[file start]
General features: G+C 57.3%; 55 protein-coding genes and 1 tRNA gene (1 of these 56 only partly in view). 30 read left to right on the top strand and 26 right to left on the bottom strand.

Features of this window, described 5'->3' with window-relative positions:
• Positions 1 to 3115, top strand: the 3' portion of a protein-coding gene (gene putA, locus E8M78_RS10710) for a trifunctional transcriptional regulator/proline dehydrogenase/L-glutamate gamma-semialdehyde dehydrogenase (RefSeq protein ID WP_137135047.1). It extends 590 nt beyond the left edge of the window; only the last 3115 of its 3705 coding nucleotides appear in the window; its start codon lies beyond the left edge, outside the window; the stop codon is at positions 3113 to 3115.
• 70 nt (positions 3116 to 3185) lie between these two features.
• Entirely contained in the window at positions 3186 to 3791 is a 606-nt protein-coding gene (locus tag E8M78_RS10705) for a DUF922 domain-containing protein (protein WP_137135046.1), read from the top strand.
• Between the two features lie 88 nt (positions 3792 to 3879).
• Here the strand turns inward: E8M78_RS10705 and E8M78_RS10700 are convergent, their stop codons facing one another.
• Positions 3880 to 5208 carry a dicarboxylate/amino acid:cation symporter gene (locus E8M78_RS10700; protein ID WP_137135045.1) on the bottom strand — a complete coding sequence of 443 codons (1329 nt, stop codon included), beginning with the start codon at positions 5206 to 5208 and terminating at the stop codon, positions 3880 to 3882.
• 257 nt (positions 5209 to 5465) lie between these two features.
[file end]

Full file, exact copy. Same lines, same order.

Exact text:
General features: G+C 57.3%; 55 protein-coding genes and 1 tRNA gene (1 of these 56 only partly in view). 30 read left to right on the top strand and 26 right to left on the bottom strand.

Features of this window, described 5'->3' with window-relative positions:
• Positions 1 to 3115, top strand: the 3' portion of a protein-coding gene (gene putA, locus E8M78_RS10710) for a trifunctional transcriptional regulator/proline dehydrogenase/L-glutamate gamma-semialdehyde dehydrogenase (RefSeq protein ID WP_137135047.1). It extends 590 nt beyond the left edge of the window; only the last 3115 of its 3705 coding nucleotides appear in the window; its start codon lies beyond the left edge, outside the window; the stop codon is at positions 3113 to 3115.
• 70 nt (positions 3116 to 3185) lie between these two features.
• Entirely contained in the window at positions 3186 to 3791 is a 606-nt protein-coding gene (locus tag E8M78_RS10705) for a DUF922 domain-containing protein (protein WP_137135046.1), read from the top strand.
• Between the two features lie 88 nt (positions 3792 to 3879).
• Here the strand turns inward: E8M78_RS10705 and E8M78_RS10700 are convergent, their stop codons facing one another.
• Positions 3880 to 5208 carry a dicarboxylate/amino acid:cation symporter gene (locus E8M78_RS10700; protein ID WP_137135045.1) on the bottom strand — a complete coding sequence of 443 codons (1329 nt, stop codon included), beginning with the start codon at positions 5206 to 5208 and terminating at the stop codon, positions 3880 to 3882.
• 257 nt (positions 5209 to 5465) lie between these two features.